Rossi had his best F1 finish in the 2015 United States Grand Prix when he started 17thand finished 12th.

“When I’ve come here in the past, I came into the weekend fully knowing that there was no chance to ever really do anything from a results perspective,” Rossi said. “To could come here to a track that I’ve spent a lot of time at, not necessarily driven a whole lot, but spent a huge amount of time at. To come into this weekend’s race, competing on a level where we have as good a shot as any, to win the race would be pretty cool.

“There’s kind of an almost unfinished business box that we’d like to tick here in some way. I’m very excited to get the weekend started.”

Chilton raced the entire F1 season in 2013 and 2014 with Marussia. He started 21stand finished 21stin 2013. He started in the first 16 races during the 2014 F1 season but was out of a ride by the time F1 arrived at COTA that season.

Me and Alex probably had pretty similar experiences,” Chilton told NBC Sports.com “Obviously the more laps are better — but the car we were in, we weren’t doing much racing, so the sort of racing experience part isn’t going to help.

“It’s good to be back. I first came here in 2013 for the (United States) Grand Prix. I loved the track. I love the city. I really enjoyed the whole facility, the race track. It’s a pretty long track in an Indy car but it’s got lots of overtaking potential for us and hopefully we’ll put on a great show.

“It’s great to have an English band like Muse on Saturday night, as well.”

Marcus Ericsson of Sweden has the most experience at COTA of any driver in the field for Sunday’s INDYCAR Classic. He competed in 97 F1 contests from 2014-2018 before becoming an IndyCar rookie with Arrow Schmidt Peterson Motorsports this season.

Ericsson was 15thin 2015, 14thin 2016, 15thin 2017 and 10thin last year’s USGP.

“I’ve been here quite a few times,” Ericsson said. “It’s one of the best tracks on F1 and I think it’s great we are going here with INDYCAR. It’s going to be a great weekend.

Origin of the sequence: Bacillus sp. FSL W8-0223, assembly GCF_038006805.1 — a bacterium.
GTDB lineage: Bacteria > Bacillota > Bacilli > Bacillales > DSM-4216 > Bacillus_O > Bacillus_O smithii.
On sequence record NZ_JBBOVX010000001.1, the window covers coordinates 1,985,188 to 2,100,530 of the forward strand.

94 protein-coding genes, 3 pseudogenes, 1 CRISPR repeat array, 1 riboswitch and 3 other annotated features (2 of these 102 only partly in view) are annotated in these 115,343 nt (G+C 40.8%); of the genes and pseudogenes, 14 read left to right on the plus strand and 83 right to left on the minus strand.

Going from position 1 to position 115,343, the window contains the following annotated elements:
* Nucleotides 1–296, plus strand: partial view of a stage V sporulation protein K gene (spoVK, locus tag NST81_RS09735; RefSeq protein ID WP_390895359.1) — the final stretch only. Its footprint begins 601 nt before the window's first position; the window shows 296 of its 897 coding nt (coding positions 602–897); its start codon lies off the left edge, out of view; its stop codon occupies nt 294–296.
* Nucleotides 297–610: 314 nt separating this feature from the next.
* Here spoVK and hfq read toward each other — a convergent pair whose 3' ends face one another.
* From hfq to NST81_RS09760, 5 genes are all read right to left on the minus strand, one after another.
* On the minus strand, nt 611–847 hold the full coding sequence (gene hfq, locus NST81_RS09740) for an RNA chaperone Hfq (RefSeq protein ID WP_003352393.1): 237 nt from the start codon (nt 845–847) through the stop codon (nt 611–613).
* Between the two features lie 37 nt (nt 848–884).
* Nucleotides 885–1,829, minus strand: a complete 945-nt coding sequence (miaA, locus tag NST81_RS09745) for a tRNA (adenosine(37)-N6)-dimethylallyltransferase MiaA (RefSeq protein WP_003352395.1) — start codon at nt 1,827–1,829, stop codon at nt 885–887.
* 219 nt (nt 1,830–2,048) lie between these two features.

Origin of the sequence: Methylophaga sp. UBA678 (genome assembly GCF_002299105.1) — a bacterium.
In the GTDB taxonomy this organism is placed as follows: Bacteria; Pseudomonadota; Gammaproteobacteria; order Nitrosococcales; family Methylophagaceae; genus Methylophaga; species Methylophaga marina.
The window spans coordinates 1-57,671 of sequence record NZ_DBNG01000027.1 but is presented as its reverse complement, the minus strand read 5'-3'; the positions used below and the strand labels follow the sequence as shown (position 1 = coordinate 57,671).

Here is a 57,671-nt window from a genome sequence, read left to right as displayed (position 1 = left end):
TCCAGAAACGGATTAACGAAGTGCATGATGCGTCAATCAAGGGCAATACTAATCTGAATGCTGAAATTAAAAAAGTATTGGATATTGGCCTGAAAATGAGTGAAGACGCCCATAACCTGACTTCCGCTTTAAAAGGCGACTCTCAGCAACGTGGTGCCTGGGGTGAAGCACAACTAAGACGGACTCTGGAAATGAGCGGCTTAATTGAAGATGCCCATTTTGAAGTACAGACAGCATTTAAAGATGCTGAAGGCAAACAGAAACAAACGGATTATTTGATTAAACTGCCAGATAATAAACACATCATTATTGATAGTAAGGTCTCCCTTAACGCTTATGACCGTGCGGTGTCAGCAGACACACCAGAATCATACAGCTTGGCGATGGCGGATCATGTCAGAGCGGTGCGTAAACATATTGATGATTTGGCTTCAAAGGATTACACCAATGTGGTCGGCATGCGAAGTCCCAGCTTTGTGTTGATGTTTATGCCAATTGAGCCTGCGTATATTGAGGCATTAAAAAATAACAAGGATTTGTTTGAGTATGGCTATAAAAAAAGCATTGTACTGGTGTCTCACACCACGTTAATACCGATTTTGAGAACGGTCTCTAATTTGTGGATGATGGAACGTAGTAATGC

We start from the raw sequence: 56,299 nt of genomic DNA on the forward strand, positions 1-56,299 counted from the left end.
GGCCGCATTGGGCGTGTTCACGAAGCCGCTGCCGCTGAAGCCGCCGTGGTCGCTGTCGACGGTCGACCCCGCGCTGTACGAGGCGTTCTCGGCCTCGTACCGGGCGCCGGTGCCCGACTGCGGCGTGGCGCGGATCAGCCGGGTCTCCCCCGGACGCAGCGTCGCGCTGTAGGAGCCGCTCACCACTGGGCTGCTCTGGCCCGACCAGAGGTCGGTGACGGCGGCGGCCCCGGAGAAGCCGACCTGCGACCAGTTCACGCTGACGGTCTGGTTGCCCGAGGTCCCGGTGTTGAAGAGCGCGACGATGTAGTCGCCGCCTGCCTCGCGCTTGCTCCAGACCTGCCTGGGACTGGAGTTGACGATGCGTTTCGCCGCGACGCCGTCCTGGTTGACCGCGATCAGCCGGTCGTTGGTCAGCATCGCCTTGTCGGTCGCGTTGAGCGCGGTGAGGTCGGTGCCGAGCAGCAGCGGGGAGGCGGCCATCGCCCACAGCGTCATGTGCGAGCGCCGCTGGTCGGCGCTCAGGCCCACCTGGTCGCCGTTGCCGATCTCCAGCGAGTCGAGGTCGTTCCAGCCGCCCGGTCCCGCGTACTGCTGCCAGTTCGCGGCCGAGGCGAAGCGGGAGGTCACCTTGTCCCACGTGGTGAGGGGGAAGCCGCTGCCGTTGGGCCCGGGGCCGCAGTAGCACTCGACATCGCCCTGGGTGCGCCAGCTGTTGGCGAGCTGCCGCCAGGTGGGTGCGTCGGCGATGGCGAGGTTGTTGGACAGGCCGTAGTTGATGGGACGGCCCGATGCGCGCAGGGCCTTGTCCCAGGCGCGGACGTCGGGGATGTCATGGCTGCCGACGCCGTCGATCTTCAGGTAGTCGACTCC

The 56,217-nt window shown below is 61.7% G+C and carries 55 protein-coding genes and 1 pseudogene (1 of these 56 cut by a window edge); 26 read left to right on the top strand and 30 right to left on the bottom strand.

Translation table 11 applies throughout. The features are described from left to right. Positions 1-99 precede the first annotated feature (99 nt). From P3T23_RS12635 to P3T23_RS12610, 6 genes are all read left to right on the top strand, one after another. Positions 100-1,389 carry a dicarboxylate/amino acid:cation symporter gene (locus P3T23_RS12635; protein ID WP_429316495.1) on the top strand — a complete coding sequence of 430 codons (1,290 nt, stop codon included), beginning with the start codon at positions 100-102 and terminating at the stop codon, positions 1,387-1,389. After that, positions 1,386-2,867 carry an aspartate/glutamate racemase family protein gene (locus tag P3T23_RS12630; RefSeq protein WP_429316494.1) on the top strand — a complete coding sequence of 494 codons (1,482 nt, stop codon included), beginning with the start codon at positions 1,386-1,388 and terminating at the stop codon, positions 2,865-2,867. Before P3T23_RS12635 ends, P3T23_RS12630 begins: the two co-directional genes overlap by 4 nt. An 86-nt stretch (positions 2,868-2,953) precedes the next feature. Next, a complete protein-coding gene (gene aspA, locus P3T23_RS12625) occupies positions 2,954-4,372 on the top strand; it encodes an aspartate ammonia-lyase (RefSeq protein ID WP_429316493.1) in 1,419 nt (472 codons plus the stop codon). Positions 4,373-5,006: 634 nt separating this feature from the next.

“The racing should be very good. It’s already good on F1 on this track and from what I’ve done in INDYCAR, it’s going to be a really good show from everyone and I’m really looking forward to it.”

Ericsson emphasized that the his F1 experience does not necessarily give him any type of advantage in an IndyCar.

“I think for me I was here a couple months ago in F1 doing the race in ’18. I had all my reference points and then I did the first run and realized that didn’t really work,” Ericsson explained to NBC Sports.com “So I don’t know that the experience — it’s good to know the track, but then the Indy cars are very different cars to the F1 (car) so you have to sort of drive it quite differently and in the end, I think it didn’t really help the maximum amount in my opinion.

“The problem is we had two days of testing already in IndyCar. If we had come here straightaway without any testing it would be an advantage of one hundredth approximate. But now, if you don’t get the track in two days, I don’t think you would be in IndyCar.

“I don’t think it’s a big advantage now going into the weekend.”

But every little bit helps and if all of those little “bits” of information are added up, previous experience can provide a benefit in the race.

“For sure there’s things I can bring from my experience there that helps in INDYCAR, but the Indy car to drive today is different than the Formula One cars with the power steering and everything,” Ericsson continued. “I think it’s two different cars and what I found here on the test; things that worked in the F1 car didn’t really work in the Indy car. I think both cars of very difficult to be fast in but in different ways.

“For sure my experience in F1, it’s helped me to get into INDYCAR.”

James Hinchcliffe, who has never driven in Formula One, or at COTA, believes he has the best experience of any driver in Austin this weekend.

“I know where the restaurants are, so that’s cool,” Hinchcliffe said.